The 20th anniversary of World Water Day, celebrated on 22nd March, provides a good example of the use of social media in campaigning.
This annual UN event draws attention to the global pressures on fresh water and how co-operation can help overcome challenges.
Everyone from UN organisations to teen celebrities are now involved with social media becoming increasingly important. So we’ve examined which channels were used and shared our favourite campaigns.
World Water Day in numbers
- There were 136,540 Tweets from 125,821 individuals in the 30 days leading up to World Water Day
- Approximately 497 million people had the opportunity to see messages on Twitter about #worldwaterday
- The top 5 organisations on Twitter involved over this period were:
- @ WaterAidUK
- Justin Bieber was responsible for the most retweeted tweet with 23,558 people sharing his tweet, giving it a potential audience of an estimated 117 million.
- A look at the day’s conversation themes underline how this helped to get the message out to the masses.
The best of the web
Campaigning organisations used a variety of digital tactics to raise the profile of World Water Day. Here are some of our favourites.
- The Children’s Radio Foundation produced a radio workshop – Reflections on Access to Water. A tale from the residents of Khayelitsha in the Western Cape about the everyday practicalities of living with limited water. The storytellers are young people and they share what matters to them most.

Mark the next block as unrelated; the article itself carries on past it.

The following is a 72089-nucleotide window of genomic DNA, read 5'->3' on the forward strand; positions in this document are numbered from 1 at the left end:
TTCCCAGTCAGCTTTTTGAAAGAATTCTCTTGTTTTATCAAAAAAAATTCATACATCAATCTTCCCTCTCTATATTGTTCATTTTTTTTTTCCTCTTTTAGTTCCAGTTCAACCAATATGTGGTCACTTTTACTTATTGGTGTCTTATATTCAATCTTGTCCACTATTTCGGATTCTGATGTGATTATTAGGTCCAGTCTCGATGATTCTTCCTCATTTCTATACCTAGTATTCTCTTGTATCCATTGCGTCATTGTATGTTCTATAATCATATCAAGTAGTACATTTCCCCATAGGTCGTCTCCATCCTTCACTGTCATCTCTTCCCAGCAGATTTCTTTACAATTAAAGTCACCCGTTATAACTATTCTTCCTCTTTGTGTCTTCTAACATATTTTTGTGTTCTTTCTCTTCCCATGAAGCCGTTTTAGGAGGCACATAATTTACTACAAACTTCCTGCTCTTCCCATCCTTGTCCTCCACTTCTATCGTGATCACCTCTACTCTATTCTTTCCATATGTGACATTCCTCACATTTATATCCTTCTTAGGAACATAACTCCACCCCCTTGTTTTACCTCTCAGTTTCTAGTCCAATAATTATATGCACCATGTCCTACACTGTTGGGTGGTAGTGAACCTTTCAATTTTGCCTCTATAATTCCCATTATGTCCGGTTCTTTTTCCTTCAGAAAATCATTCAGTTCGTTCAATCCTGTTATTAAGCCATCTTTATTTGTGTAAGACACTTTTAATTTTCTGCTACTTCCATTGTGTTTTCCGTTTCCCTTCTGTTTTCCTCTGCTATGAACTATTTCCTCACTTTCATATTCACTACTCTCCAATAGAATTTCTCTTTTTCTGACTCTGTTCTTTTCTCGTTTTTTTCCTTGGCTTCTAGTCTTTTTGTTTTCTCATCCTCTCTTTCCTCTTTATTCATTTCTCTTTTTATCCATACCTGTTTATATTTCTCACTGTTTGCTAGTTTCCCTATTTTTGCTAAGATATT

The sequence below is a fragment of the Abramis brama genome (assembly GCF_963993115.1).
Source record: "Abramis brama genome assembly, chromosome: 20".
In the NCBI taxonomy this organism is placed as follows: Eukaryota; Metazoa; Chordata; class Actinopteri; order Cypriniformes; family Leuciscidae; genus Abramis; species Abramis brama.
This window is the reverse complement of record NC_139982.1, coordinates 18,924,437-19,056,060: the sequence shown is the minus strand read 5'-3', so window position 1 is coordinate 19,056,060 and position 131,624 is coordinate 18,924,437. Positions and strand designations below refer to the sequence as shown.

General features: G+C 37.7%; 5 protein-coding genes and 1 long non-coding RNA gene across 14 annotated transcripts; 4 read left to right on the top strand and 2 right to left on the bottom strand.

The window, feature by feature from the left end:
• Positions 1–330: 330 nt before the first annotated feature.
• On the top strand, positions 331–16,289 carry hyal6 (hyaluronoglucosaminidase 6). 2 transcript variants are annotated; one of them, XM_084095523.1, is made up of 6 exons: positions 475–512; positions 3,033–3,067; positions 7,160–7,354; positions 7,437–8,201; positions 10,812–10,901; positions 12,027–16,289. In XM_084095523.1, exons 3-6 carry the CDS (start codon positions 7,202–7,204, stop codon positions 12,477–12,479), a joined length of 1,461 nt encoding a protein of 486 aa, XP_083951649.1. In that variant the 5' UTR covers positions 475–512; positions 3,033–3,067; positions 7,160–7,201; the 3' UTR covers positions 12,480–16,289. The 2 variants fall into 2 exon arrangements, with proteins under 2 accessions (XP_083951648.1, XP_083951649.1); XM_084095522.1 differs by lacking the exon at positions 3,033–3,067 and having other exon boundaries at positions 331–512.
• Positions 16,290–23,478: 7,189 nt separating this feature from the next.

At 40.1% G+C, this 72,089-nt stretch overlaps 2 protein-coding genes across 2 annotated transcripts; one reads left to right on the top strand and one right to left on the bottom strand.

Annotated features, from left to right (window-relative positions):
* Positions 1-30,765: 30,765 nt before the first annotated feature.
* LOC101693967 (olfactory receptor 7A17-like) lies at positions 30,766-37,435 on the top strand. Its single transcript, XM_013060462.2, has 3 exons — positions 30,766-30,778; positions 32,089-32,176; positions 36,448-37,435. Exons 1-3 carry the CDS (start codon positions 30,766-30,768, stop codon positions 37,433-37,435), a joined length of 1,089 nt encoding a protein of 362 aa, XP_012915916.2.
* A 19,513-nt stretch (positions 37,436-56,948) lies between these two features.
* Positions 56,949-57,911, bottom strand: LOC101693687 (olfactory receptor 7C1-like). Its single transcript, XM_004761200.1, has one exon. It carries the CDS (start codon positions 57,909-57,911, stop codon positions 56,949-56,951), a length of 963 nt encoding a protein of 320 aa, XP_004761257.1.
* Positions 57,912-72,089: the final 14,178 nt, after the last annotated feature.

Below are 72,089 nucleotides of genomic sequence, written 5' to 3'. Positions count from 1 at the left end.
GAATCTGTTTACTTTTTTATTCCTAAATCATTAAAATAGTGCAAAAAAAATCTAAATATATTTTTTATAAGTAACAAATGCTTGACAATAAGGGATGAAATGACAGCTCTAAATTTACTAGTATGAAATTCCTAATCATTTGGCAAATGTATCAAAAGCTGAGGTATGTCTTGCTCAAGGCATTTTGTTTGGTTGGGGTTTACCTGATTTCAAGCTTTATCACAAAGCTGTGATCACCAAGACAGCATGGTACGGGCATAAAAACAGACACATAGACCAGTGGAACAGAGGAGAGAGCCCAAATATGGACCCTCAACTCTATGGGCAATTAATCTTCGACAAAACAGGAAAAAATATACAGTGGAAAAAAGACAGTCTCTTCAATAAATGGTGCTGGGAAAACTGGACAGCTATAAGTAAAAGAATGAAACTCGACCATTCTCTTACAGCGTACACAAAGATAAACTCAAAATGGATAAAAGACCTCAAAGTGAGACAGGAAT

- @onedrop made an impact by hosting a celebrity spectacular Cirque du Soleil event in Las Vegas which was also broadcast online for pay per view audiences. The social media buzz around @onedrop is proof that well planned events can make a splash on and offline.
- The publicity shows the importance of consistency about #tags – something other campaigns could copy. Over 99% of the conversation for World Water Day took place under the #worldwaterday hashtag.
- This World Water Risk atlas brings the issue to life, allowing us through their data visualisation to look into the future.
- And finally, a picture can still be worth a thousand words as these photographs from China underline the impact of rapid industrialisation on the environment.
Overall, the campaigners for World Water Day have shown just what can be achieved by focused and imaginative use of digital media. Their challenge now is to maintain this heightened awareness over the coming months and to use it to influence decision-makers.